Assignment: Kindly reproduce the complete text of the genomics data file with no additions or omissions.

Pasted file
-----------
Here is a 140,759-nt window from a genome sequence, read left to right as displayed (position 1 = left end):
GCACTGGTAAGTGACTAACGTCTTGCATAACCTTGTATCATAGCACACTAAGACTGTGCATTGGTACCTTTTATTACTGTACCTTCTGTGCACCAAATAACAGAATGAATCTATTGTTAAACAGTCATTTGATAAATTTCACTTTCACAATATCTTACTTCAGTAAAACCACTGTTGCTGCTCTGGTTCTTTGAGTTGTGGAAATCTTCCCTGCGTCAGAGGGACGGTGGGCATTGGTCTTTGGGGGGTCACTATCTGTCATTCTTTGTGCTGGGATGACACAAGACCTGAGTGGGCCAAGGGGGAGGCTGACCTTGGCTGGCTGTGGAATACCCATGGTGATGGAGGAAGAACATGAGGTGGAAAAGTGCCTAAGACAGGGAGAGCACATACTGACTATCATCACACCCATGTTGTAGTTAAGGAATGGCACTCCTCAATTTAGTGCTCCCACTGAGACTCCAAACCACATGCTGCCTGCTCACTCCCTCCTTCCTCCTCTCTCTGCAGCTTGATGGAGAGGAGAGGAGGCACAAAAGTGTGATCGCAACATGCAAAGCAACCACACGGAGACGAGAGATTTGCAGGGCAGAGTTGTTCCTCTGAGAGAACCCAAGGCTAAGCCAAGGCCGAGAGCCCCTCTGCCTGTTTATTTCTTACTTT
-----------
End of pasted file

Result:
Here is a 140,759-nt window from a genome sequence, read left to right as displayed (position 1 = left end):
GCACTGGTAAGTGACTAACGTCTTGCATAACCTTGTATCATAGCACACTAAGACTGTGCATTGGTACCTTTTATTACTGTACCTTCTGTGCACCAAATAACAGAATGAATCTATTGTTAAACAGTCATTTGATAAATTTCACTTTCACAATATCTTACTTCAGTAAAACCACTGTTGCTGCTCTGGTTCTTTGAGTTGTGGAAATCTTCCCTGCGTCAGAGGGACGGTGGGCATTGGTCTTTGGGGGGTCACTATCTGTCATTCTTTGTGCTGGGATGACACAAGACCTGAGTGGGCCAAGGGGGAGGCTGACCTTGGCTGGCTGTGGAATACCCATGGTGATGGAGGAAGAACATGAGGTGGAAAAGTGCCTAAGACAGGGAGAGCACATACTGACTATCATCACACCCATGTTGTAGTTAAGGAATGGCACTCCTCAATTTAGTGCTCCCACTGAGACTCCAAACCACATGCTGCCTGCTCACTCCCTCCTTCCTCCTCTCTCTGCAGCTTGATGGAGAGGAGAGGAGGCACAAAAGTGTGATCGCAACATGCAAAGCAACCACACGGAGACGAGAGATTTGCAGGGCAGAGTTGTTCCTCTGAGAGAACCCAAGGCTAAGCCAAGGCCGAGAGCCCCTCTGCCTGTTTATTTCTTACTTT